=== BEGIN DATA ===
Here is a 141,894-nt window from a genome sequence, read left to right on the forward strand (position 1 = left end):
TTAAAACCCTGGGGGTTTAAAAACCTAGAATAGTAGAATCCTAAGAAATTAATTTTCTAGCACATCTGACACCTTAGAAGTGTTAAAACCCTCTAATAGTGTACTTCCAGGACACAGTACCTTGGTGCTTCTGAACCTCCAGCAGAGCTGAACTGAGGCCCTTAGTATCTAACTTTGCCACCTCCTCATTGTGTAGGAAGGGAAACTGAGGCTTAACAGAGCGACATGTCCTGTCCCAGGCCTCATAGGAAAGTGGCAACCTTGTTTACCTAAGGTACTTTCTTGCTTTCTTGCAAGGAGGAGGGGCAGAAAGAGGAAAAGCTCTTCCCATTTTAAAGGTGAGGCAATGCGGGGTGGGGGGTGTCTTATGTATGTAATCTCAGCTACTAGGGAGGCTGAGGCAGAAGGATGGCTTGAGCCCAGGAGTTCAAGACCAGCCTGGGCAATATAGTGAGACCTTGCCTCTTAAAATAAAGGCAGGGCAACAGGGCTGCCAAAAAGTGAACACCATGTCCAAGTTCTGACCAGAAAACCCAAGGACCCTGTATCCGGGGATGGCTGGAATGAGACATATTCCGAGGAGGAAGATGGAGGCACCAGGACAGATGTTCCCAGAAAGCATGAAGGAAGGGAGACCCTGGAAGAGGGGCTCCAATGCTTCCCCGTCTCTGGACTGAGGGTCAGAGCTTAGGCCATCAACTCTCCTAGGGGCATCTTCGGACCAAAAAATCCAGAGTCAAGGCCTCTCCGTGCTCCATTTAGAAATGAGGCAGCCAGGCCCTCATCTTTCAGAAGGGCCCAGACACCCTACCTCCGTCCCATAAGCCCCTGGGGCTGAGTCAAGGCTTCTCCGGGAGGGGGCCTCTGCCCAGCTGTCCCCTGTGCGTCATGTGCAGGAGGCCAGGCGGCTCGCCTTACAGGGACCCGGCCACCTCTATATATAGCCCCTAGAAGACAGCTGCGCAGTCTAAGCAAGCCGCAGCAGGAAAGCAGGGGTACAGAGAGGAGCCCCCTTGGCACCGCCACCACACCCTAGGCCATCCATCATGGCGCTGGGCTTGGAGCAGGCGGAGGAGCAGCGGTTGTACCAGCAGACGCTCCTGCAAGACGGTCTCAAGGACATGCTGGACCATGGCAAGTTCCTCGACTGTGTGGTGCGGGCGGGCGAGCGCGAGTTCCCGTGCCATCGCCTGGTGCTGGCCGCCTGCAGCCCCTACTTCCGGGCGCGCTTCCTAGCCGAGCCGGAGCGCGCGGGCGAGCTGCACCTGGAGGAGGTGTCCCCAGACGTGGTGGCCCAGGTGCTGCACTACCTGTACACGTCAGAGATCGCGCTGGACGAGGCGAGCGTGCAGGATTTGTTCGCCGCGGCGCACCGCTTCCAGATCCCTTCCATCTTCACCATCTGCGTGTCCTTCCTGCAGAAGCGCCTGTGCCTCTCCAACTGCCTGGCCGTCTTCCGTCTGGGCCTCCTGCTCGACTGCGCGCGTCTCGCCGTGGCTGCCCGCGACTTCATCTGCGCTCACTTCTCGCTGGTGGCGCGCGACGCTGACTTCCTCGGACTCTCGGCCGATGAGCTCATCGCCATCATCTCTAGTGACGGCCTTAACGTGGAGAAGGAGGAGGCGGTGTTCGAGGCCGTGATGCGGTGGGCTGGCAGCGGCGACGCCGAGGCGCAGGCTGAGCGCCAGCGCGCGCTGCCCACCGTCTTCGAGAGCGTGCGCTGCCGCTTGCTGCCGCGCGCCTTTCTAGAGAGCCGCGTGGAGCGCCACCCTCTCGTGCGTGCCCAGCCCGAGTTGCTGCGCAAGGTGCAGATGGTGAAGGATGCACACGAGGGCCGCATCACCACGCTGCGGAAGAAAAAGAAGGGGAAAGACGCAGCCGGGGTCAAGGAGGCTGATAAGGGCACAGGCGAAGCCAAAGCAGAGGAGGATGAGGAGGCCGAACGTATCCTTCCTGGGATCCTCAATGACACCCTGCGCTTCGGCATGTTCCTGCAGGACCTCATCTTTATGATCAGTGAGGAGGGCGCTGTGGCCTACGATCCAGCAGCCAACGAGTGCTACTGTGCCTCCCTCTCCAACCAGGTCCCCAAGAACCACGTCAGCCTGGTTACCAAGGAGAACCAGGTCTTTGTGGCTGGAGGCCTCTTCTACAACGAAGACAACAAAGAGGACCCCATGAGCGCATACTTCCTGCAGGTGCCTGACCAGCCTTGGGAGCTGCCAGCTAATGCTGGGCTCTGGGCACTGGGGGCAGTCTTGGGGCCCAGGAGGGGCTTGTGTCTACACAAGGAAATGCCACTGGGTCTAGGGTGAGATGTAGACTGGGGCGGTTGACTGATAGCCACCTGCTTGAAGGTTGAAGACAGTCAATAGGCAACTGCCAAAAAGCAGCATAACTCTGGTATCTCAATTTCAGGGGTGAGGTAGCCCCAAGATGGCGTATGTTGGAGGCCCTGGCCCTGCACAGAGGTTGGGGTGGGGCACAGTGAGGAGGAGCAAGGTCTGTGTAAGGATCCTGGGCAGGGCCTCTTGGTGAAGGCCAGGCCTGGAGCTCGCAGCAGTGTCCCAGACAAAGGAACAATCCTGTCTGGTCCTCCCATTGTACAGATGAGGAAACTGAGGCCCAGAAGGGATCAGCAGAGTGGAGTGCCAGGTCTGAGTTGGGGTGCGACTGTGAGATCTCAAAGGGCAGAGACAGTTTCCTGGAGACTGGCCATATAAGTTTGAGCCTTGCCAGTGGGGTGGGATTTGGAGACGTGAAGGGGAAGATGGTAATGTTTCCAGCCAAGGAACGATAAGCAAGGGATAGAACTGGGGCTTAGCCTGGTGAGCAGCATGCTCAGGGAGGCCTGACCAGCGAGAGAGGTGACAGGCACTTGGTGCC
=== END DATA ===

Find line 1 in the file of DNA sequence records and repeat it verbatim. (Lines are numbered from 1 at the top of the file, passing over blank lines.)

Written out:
Here is a 141,894-nt window from a genome sequence, read left to right on the forward strand (position 1 = left end):